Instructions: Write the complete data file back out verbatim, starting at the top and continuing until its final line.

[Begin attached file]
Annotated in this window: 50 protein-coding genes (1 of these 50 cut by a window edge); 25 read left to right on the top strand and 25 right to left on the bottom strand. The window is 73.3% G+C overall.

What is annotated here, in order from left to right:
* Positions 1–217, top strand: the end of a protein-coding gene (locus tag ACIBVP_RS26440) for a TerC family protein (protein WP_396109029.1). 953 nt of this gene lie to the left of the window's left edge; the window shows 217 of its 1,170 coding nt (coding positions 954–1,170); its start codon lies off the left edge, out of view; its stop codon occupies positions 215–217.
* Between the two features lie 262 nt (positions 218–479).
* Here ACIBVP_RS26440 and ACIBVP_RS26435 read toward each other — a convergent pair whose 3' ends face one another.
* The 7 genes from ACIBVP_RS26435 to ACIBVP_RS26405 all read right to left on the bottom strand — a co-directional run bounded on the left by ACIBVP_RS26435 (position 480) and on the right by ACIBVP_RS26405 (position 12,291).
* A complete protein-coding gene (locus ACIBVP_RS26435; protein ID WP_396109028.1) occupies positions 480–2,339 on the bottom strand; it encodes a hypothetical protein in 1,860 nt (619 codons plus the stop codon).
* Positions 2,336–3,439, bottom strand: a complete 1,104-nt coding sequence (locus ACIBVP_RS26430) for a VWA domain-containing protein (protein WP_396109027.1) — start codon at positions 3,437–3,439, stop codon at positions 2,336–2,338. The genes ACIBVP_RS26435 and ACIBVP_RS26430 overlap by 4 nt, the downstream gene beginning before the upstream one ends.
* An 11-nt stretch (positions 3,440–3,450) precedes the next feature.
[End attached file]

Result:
Annotated in this window: 50 protein-coding genes (1 of these 50 cut by a window edge); 25 read left to right on the top strand and 25 right to left on the bottom strand. The window is 73.3% G+C overall.

What is annotated here, in order from left to right:
* Positions 1–217, top strand: the end of a protein-coding gene (locus tag ACIBVP_RS26440) for a TerC family protein (protein WP_396109029.1). 953 nt of this gene lie to the left of the window's left edge; the window shows 217 of its 1,170 coding nt (coding positions 954–1,170); its start codon lies off the left edge, out of view; its stop codon occupies positions 215–217.
* Between the two features lie 262 nt (positions 218–479).
* Here ACIBVP_RS26440 and ACIBVP_RS26435 read toward each other — a convergent pair whose 3' ends face one another.
* The 7 genes from ACIBVP_RS26435 to ACIBVP_RS26405 all read right to left on the bottom strand — a co-directional run bounded on the left by ACIBVP_RS26435 (position 480) and on the right by ACIBVP_RS26405 (position 12,291).
* A complete protein-coding gene (locus ACIBVP_RS26435; protein ID WP_396109028.1) occupies positions 480–2,339 on the bottom strand; it encodes a hypothetical protein in 1,860 nt (619 codons plus the stop codon).
* Positions 2,336–3,439, bottom strand: a complete 1,104-nt coding sequence (locus ACIBVP_RS26430) for a VWA domain-containing protein (protein WP_396109027.1) — start codon at positions 3,437–3,439, stop codon at positions 2,336–2,338. The genes ACIBVP_RS26435 and ACIBVP_RS26430 overlap by 4 nt, the downstream gene beginning before the upstream one ends.
* An 11-nt stretch (positions 3,440–3,450) precedes the next feature.